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A "major step" toward European reporting requirements has been made by EFRAG policy.

In a "major step" toward developing a reporting system for the entire continent, the European Financial Reporting Advisory Group (EFRAG) has presented the first set of draft EU Sustainability Reporting Standards (ESRS) to the European Commission.

Prior to adopting the final standards as delegated acts in June 2023, the European Commission will now consult EU institutions and Member States on the draft standards. This will be followed by a review period by the European Parliament and Council.

The reporting requirements will gradually be implemented for various business types.

For reports that are released in 2025, the first companies will have to implement the standards in financial year 2024.

Listed SMEs will have to report starting in 2026, with a voluntary opt-out option remaining open until 2028. They will also be allowed to report in accordance with independent, appropriate requirements that EFRAG will create the following year.

In addition to general requirements and disclosures, the published set also includes 12 standards on topics like climate change, pollution, water and marine resources, biodiversity and ecosystems, and resources and the circular economy.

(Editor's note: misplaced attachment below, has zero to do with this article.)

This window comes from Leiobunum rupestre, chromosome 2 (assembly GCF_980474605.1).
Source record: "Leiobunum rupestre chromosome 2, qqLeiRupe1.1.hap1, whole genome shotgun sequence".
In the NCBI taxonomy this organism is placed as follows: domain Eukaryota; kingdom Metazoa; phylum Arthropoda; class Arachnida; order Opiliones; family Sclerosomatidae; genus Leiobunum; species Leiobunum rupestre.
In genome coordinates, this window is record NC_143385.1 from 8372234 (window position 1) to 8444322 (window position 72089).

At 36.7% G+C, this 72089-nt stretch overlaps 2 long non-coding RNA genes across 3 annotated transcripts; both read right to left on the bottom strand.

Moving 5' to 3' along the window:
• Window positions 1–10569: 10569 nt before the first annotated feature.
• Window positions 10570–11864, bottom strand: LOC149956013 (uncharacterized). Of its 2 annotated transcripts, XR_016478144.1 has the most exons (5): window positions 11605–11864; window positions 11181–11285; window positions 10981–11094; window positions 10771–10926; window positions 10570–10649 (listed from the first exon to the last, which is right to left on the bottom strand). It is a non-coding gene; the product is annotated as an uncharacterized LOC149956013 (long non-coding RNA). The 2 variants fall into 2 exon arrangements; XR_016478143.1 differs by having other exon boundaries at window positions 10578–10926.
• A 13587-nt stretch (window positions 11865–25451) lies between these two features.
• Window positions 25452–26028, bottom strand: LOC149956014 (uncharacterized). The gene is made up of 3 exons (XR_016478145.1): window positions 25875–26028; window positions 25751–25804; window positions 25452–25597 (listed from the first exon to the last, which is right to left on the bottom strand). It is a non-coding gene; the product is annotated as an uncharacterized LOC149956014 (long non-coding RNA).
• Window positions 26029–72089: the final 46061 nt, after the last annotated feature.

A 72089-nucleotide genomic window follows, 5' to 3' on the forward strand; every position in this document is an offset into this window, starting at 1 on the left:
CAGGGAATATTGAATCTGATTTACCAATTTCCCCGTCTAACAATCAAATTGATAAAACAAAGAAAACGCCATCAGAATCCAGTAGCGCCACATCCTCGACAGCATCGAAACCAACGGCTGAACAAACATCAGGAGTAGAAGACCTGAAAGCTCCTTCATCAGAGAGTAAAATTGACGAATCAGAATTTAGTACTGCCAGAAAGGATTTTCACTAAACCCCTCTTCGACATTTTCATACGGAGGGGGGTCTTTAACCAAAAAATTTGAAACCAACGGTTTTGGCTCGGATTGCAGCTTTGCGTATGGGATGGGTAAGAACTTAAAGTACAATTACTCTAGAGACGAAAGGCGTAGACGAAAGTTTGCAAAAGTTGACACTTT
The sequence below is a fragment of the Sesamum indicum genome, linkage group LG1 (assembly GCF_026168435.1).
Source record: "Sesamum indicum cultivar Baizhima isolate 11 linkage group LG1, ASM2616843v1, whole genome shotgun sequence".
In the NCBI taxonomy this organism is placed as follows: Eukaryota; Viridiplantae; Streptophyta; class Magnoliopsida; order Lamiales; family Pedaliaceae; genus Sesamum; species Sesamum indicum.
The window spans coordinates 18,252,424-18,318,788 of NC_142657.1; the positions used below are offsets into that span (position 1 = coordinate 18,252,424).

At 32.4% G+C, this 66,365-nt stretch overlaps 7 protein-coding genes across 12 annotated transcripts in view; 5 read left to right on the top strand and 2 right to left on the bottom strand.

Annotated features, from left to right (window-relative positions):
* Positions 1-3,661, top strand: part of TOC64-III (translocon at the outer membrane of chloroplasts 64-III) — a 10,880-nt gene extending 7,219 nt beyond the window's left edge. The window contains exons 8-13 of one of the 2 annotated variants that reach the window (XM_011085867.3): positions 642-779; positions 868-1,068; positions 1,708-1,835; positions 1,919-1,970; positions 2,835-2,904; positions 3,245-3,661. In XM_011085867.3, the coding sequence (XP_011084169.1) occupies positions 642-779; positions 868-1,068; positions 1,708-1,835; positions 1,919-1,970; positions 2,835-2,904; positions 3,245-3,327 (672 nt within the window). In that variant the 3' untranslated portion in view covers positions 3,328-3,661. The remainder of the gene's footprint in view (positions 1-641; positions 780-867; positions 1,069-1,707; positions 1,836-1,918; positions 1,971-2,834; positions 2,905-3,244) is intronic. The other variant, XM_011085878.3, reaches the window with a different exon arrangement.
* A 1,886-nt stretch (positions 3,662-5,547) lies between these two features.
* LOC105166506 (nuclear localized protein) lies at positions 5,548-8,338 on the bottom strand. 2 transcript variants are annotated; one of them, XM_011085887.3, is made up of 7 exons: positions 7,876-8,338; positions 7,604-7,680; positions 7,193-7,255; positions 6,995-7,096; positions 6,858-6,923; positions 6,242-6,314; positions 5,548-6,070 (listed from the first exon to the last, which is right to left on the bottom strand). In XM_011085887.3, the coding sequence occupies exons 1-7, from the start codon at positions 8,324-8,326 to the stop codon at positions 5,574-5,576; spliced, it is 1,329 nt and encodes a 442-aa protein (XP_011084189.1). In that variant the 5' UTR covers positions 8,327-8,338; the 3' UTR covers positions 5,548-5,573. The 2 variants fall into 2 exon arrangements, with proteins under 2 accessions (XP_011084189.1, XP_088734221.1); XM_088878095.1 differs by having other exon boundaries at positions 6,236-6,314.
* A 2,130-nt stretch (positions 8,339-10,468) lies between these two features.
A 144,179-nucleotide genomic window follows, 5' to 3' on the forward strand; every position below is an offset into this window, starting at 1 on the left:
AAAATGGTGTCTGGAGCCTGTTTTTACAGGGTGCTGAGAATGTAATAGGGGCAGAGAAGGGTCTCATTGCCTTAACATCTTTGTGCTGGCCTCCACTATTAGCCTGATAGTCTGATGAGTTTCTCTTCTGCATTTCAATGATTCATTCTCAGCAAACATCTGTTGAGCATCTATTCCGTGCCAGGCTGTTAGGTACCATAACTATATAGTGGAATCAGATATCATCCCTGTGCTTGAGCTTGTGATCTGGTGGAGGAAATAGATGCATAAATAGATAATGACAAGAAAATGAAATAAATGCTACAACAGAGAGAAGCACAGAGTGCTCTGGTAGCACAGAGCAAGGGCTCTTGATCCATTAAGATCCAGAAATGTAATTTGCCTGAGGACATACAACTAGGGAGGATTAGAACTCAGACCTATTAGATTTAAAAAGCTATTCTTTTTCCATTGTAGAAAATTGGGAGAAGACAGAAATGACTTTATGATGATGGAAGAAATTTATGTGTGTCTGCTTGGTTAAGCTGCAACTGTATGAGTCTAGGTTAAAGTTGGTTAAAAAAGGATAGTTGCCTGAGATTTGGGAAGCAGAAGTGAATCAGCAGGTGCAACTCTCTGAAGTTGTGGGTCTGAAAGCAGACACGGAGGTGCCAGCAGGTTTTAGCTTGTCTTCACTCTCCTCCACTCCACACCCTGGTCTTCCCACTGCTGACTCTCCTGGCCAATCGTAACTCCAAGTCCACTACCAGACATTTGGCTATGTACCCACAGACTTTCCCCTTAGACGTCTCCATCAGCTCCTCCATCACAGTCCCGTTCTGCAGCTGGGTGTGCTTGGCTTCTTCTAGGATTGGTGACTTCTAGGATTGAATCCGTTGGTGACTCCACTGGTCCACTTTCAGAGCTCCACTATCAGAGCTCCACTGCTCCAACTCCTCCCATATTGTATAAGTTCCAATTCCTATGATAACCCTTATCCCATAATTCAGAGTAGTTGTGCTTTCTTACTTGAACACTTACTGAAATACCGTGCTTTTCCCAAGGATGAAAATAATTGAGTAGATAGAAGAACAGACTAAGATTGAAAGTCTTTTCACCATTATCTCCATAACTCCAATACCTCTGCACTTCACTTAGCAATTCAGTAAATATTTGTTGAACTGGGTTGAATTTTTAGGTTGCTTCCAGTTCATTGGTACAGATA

The social standards are concerned with the workforces, communities, and end users along the value chain, while the governance guidance is concerned with the behavior of businesses.

"Our goal has been to strike the right balance between a game-changing step forward and a pragmatic implementation and to foster global sustainability reporting progress while taking full account of the feedback received through our public consultation and deliberations," said Kerstin Lopatta, a former EFRAG acting SRB Chair.

"We are confident that we will all in due course benefit from this collective effort towards more transparency and accountability," she said.

Aleksandra Palinska, executive director of the European sustainability policy organization Eurosif, hailed the submission as a "major step towards establishing a robust sustainability reporting at European level."

While efforts to reorganize "the structure to better fit the international standards developed by ISSB" will improve interoperability, Palinska said measures to make certain disclosures mandatory, especially those relating to climate, SFDR, and climate benchmarks, should be broadly embraced.

Susanna Di Feliciantonio, head of European policy at the Institute of Chartered Accountants in England and Wales (ICAEW), stated: "Delivered on time despite tight constraints, the finalisation of the first set of ESRS by EFRAG marks a significant moment in the move towards a corporate reporting system that encompasses both financial and sustainability reporting, in line with the ambitions of the Corporate Sustainability Reporting Directive (CSRD)."

"Attention will now start to turn to how to ensure the effective and successful operationalisation of the standards across Europe in the coming years," she continued.



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